KYUNG LAH, CNN SENIONR NATIONAL CORRESPONDENT (voice-over): The small community of Sequim, Washington.
UNIDENTIFIED FEMALE: And the next question is for the mayor --
LAH (voice-over): Has a big question for the mayor.
UNIDENTIFIED FEMALE: Why do you publicly support QAnon?
LAH (voice-over): Question after question, QAnon and the mayor or the talk of the town?
UNIDENTIFIED FEMALE: Question Mayor, excuse me. We -- you owe it to the citizens of Sequim.
LAH (voice-over): Residents fear that Sequim, population 7,000 may be the first to have a QAnon conspiracy theorist in power. William Armacost is the mayor.
ARMACOST: It does not influence me at the role of a city council member in there.
LAH (on-camera): But you still believe it.
ARMACOST: I am not saying that I believe that.
LAH (voice-over): That is QAnon, the ludicrous conspiracy that a cabal of Satan worshipping pedophiles are part of a deep state plotting against Donald Trump and operating a global child sex trafficking ring. QAnon burst into the mainstream during the U.S. Capitol attack, insurrectionists as we're seeing wearing Q symbols inside the Capitol and in the crowd outside.
KAREN HOGAN, SEQUIM, WA RESIDENT: Most people think of QAnon as something that is so far off the spectrum. It'll never come to their town.
LAH (on-camera): Do they?
UNIDENTIFIED FEMALE: That's what we thought.
HOGAN: I don't know. Yes.
UNIDENTIFIED FEMALE: I mean, this is, this has been shocking.
LAH (voice-over): It began last August, few in this quiet community two hours from Seattle expected the mayor's monthly radio broadcast to include a message like this.
ARMACOST: QAnon is a truth movement that encourages you to think for yourself. I want to encourage you to search for JoeM on YouTube and watch his videos starting with Q: The Plan to Save the World.
LAH (voice-over): That ominous video --
ARMACOST: Every president after Reagan was one of these deep state criminals --
LAH (voice-over): Full of absurd lies ends by promoting Trump as the Savior. Mayor Armacost has also spread disinformation online, he shared this QAnon rallying cry on his personal Facebook page short for where we go, one we go all posting that nearly 20 times in one month.
HOGAN: Go ahead and have those theories. It doesn't matter. But don't let somebody who has those theories get put in a position of power.
ARMACOST: I never said I believe that. I believe there are. Unfortunately --
LAH (on-camera): You called it a truth movement.
ARMACOST: What I call is the opportunity as a patriot, and as an American citizen to seek truth.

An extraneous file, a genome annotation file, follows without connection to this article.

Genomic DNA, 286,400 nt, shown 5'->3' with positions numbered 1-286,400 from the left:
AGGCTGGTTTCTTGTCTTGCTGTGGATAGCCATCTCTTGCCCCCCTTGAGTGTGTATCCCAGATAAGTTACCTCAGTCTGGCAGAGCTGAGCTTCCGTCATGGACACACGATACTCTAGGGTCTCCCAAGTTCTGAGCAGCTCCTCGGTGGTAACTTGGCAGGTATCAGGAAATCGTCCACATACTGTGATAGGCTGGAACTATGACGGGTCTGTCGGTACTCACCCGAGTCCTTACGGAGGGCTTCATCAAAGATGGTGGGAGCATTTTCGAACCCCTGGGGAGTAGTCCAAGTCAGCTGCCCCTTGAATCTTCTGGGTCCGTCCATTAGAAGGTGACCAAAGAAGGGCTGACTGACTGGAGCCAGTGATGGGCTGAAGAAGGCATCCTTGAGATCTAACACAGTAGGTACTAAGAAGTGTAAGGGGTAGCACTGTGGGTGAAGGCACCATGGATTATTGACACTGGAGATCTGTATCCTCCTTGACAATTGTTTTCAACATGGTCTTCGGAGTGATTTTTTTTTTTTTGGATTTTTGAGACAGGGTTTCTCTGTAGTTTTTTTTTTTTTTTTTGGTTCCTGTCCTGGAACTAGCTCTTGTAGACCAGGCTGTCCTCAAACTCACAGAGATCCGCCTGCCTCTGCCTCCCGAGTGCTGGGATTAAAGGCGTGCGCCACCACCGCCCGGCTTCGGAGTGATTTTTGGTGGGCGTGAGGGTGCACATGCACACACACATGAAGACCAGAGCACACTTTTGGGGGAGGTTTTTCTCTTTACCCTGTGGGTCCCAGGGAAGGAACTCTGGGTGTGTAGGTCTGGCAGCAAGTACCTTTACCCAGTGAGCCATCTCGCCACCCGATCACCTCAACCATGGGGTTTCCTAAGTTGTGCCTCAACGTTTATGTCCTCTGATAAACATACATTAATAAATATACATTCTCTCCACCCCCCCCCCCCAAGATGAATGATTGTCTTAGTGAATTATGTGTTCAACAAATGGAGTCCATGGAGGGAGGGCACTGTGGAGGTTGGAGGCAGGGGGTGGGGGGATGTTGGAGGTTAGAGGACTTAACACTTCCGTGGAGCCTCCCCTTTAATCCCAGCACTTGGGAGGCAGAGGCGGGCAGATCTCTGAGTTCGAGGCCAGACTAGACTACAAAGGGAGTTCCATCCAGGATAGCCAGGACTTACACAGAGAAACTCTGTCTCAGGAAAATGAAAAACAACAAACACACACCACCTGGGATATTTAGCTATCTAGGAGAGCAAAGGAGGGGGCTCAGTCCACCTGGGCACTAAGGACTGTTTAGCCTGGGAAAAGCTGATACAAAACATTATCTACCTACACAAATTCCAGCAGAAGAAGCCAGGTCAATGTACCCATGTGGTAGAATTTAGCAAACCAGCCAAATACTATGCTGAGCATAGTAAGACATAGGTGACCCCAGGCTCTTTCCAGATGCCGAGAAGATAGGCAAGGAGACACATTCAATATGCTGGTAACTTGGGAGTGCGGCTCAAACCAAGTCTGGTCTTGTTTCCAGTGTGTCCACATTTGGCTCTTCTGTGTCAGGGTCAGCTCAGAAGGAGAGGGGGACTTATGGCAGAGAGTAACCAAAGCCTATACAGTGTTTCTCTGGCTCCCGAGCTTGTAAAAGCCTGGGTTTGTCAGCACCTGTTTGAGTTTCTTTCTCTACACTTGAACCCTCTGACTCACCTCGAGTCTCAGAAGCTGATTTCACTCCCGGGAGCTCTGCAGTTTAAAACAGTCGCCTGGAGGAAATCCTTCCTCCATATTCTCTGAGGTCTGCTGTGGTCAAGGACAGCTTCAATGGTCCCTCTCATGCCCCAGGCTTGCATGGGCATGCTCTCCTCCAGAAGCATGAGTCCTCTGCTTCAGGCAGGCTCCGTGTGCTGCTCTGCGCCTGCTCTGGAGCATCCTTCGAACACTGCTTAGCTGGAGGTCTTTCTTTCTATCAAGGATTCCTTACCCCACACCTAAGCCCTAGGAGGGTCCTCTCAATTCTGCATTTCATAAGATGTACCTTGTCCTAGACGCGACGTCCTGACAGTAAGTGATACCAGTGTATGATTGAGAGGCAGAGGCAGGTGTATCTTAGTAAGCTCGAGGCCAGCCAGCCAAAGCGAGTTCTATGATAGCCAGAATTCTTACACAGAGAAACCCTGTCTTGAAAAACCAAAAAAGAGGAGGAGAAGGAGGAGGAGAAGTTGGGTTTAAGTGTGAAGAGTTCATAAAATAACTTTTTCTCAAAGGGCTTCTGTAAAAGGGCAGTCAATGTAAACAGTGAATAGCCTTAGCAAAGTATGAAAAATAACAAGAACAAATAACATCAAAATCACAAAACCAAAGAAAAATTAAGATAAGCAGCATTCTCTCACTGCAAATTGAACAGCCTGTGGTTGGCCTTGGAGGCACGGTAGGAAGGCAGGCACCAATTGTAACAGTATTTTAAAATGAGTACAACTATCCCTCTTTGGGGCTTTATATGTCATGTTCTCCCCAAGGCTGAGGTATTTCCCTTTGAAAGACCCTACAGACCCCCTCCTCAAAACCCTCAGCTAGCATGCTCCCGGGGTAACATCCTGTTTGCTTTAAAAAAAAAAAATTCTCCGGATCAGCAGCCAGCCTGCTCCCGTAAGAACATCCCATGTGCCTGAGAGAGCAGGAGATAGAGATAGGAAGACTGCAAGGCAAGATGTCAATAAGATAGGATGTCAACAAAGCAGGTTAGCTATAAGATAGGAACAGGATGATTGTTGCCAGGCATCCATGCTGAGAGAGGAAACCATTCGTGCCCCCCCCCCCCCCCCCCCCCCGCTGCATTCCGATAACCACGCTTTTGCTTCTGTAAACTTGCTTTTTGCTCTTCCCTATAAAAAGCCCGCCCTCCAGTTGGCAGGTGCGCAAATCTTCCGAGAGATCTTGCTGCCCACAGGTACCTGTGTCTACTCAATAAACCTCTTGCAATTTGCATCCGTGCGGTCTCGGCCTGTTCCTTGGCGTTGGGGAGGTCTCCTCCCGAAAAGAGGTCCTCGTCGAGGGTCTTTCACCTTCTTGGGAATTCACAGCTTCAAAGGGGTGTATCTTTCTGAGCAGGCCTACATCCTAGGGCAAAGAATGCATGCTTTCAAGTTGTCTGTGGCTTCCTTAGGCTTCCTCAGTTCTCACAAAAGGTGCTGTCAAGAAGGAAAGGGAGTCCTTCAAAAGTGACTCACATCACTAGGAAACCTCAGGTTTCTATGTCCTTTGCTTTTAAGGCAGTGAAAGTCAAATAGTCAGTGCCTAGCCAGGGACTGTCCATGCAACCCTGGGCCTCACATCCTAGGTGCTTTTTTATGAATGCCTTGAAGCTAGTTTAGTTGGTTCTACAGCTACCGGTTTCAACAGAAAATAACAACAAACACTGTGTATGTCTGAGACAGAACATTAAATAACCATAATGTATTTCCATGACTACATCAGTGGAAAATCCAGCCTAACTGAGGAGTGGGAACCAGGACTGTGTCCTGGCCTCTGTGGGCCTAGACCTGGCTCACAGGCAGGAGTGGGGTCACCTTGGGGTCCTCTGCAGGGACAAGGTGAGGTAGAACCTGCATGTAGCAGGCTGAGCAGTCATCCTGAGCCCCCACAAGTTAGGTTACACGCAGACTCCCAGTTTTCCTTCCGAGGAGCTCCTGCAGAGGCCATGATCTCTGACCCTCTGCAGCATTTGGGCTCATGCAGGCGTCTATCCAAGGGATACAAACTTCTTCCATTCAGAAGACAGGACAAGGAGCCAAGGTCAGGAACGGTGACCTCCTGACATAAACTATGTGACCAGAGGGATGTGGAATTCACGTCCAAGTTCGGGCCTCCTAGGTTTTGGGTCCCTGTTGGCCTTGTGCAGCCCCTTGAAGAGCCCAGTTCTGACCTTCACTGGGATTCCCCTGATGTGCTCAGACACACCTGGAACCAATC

LAH (voice-over): As far as that video he encouraged residents to watch.
(on-camera): Do you believe what the video suggests?
ARMACOST: I'm not committing to that. I think, again, there are many different resources that can influence our thought pattern. Again, I encourage people to seek truth.
LAH (voice-over): For 15 minutes, Armacost returned again and again to his idea of truth.
(on-camera): So, you're not going to categorize what QAnon is? Despite the --
ARMACOST: No (INAUDIBLE) position to do that.
LAH (on-camera): Despite what we saw at the U.S. Capitol despite.
ARMACOST: You know, I've watched a lot of different videos, they showed many different what appeared to be scenarios versus what has continued to run. I have no way of confirming that that was one group versus another.
LAH (on-camera): There is a difference between fact and fiction.
ARMACOST: Again, back to the authenticity of the information that we're seeing, just because one angle of the camera showed this view, they may not have seen the other angle that shows a totally different scenario.
LAH (on-camera): What I'm confused about is you don't think he was involved in what happened.
ARMACOST: You know, I have no way of validating that.
LAH (voice-over): But some say his words aren't enough. They're petitioning to replace them.
UNIDENTIFIED FEMALE: This isn't just a conspiracy theory. This is serious.
COOPER: And Kyung Lah joins us now. How's the mayor's entertaining a QAnon and frankly, I mean, he's kind of playing coy with it, but clearly believes in this and is promoting this. How has it impacted the town beyond just alarming people or has it?